ESPN scheduled a college basketball sextupleheader Saturday. No, that’s not some kind of scandalous word. I don’t even know if it’s any kind of word. I might have made it up. But on ESPN2 Saturday, six straight games were scheduled:
11 a.m.: Virginia Commonwealth/LaSalle
1 p.m.: OSU/West Virginia
3 p.m.: Western Kentucky/Louisiana-Lafayette
5 p.m.: Pittsburgh-Maryland
7 p.m.: Alabama-LSU
9 p.m.: Brigham Young-Gonzaga.
Lots of good basketball. With no chance of any game but the first being televised completely on ESPN2.
I was gone for much of Saturday, so I taped the OSU-West Virginia game. When I flipped it on, VCU-LaSalle were still playing. There was 1:42 left in the game. At 1:02 p.m., ESPN announced that OSU-WVU would start in three minutes — and be shown on ESPNNews. Which is OK for most people watching at home, but if you were taping the game, good luck.
So when OSU-West Virginia tipped off at 3:06 p.m., the VCU-LaSalle clock had dipped to 50.2 seconds left. Alas, it was a tight game, so you knew there would be more timeouts, some fouls, some lengthening of the game.
At 1:08 p.m., ESPN2 showed us a live look-in on the OSU-WVU game, with the Mountaineers up 2-0 with 18:45 left in the first half in Stillwater. At 1:10 p.m., VCU-LaSalle ended — in terms of regulation time. The teams were tied 73-73. Which meant overtime. West Virginia led OSU 4-2 with 17:09 left in the first half at Stillwater.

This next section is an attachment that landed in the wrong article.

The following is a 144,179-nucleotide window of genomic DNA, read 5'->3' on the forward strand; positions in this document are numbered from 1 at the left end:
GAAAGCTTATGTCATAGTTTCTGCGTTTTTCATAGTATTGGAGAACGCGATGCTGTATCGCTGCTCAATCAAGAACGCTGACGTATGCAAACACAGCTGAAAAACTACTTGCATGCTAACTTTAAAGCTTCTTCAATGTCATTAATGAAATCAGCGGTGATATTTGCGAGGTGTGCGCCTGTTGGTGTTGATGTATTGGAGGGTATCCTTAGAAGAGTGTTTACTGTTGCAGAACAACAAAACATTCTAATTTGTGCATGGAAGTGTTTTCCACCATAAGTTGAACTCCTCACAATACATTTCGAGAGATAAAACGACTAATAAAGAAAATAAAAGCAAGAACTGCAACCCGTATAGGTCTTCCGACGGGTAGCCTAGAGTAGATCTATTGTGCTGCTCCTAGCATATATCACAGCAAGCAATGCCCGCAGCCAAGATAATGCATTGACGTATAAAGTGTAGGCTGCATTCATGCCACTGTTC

Before overtime began in the VCU-LaSalle, we got another live look-in on OSU-WVU. Then it was back to Philadelphia for overtime. A permanent scoreboard sat in the upper right corner of the TV screen, keeping us abreast of OSU-WVU.
At 1:21 p.m., we got a studio update on OSU-WVU — the Mountaineers led 14-8 with 11:56 left in the first half. Then it was back to LaSalle-VCU. At 1:29 p.m., overtime ended in Philadelphia. The first overtime. The teams still were tied. In Stillwater, West Virginia led OSU 16-13 with 10:32 left in the first half.
ESPN2 shifted to another live look-in from Stillwater. West Virginia led 17-13. We saw nine seconds of game action. Then it was back to VCU-LaSalle.
Finally, in the second overtime, Virginia Commonwealth broke open the game and the second overtime would be enough to find a victor. At 1:47 p.m., the game ended. West Virginia led OSU 30-26 with 4:53 left in the first half. We got a short recap on the game, then ESPN2 shifted to studio update — score and highlights from the Syracuse-Miami game. Finally, at 1:48 p.m., with 4:38 left in the first half, OSU-West Virginia arrived on the screen for good.
Double overtimes happen. ESPN’s ability to shift games to another channel is cool. But there remains a simple solution. ESPN — and any other network that stacks games — has to stop this silly notion that ballgames can be crammed into two-hour windows.
The Big 12 Saturday package — shown in Oklahoma City on KOCB-34 — starts games two hours 15 minutes apart, which helps tremendously. ESPN ought to give 2:30 windows. 11, 1:30, 4, 6:30, 9 and, well, you get the picture.
By the time I saw OSU-West Virginia, Marcus Smart already had encountered trouble that would lead to further trouble and a self-admitted meltdown. Markel Brown’s rash of dunks, luckily, came after the game was joined by ESPN2.
But the idea that basketball games can fitted into two-hour windows, that’s just silly. It’s a plan designed to fail.
Monday night, Duke plays Pittsburgh with a 6 p.m. tipoff on ESPN. Bedlam is scheduled to immediately follow, at 8 p.m. If you’re taping the game, better tape ESPNNews, too.